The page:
Governor Charlie Baker testified before the U.S. Senate Committee on Health, Education, Labor and Pensions (HELP) on Thursday, arguing in favor of continuing the cost-sharing reductions that are included in the Affordable Care Act and that help insurance companies provide lower-income people with more affordable plans purchased in exchanges. HELP Committee Chairman Senator Lamar Alexander (R-Tenn.) called for a bipartisan plan focused on addressing issues affecting access and affordability of insurance offerings in the individual market.
The Trump Administration has consistently sent monthly mixed messages about whether it will extend the cost-sharing reductions. “Month to month resuscitation of cost sharing reductions is not stabilization; they should be maintained for at least two years,” Baker said, adding, “I cannot stress enough how critical it is for federal cost-sharing reduction payments to be resolved affirmatively in order to maintain market stability and to constrain rate increases.”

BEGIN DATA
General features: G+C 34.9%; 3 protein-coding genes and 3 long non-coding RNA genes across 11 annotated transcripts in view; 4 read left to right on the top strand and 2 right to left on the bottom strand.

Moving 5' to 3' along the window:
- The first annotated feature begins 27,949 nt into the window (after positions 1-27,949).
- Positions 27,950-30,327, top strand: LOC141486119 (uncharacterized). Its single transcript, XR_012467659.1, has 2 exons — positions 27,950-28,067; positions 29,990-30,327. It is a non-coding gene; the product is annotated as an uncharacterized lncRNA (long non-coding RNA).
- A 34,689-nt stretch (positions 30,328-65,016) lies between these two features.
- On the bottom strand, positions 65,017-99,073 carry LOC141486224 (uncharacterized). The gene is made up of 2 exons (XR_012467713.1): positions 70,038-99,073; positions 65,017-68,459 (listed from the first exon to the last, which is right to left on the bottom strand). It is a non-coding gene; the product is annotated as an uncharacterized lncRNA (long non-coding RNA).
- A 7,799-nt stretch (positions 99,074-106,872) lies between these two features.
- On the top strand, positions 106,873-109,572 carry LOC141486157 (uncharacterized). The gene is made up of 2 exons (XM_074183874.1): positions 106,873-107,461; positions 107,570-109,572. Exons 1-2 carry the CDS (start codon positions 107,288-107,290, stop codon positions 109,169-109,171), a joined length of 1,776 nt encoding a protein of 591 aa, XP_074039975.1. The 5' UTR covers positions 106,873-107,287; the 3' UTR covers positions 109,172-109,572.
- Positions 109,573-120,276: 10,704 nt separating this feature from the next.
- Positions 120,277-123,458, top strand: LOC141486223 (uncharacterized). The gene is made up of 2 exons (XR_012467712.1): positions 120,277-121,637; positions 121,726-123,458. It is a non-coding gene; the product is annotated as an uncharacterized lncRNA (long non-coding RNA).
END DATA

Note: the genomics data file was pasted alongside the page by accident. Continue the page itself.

Senator Elizabeth Warren (D-Mass.), a member of the HELP Committee, on Thursday was strongly critical of President Trump’s dithering on the CSRs.
Baker testified along with Governors Steve Bullock (D-Mont.), Bill Haslam (R-Tenn.), Gary Herbert (R-Utah), and John Hickenlooper (D-Col.). In his testimony Baker also called for “broader parameters for insurance market reforms that include greater latitude for states to meet the unique needs of their residents.” Specifically he called for states to be allowed to broaden so-called Section 1332 waivers, such as the one Massachusetts will be submitting shortly to create a premium stabilization fund in the event Congress does not appropriate funding for cost-sharing reductions. Baker and the other governors also pointed to rising pharmaceutical costs as a major problem.